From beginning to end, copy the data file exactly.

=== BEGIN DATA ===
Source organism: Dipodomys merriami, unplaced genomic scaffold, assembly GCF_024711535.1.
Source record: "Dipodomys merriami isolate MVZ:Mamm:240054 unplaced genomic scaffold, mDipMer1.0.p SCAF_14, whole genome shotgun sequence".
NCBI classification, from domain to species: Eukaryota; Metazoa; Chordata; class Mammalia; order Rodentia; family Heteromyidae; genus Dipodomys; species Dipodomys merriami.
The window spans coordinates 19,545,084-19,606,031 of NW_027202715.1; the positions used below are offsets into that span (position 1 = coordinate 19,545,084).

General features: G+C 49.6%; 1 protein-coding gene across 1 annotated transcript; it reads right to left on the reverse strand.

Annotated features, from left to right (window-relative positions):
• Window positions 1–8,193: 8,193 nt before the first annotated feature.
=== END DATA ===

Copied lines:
Source organism: Dipodomys merriami, unplaced genomic scaffold, assembly GCF_024711535.1.
Source record: "Dipodomys merriami isolate MVZ:Mamm:240054 unplaced genomic scaffold, mDipMer1.0.p SCAF_14, whole genome shotgun sequence".
NCBI classification, from domain to species: Eukaryota; Metazoa; Chordata; class Mammalia; order Rodentia; family Heteromyidae; genus Dipodomys; species Dipodomys merriami.
The window spans coordinates 19,545,084-19,606,031 of NW_027202715.1; the positions used below are offsets into that span (position 1 = coordinate 19,545,084).

General features: G+C 49.6%; 1 protein-coding gene across 1 annotated transcript; it reads right to left on the reverse strand.

Annotated features, from left to right (window-relative positions):
• Window positions 1–8,193: 8,193 nt before the first annotated feature.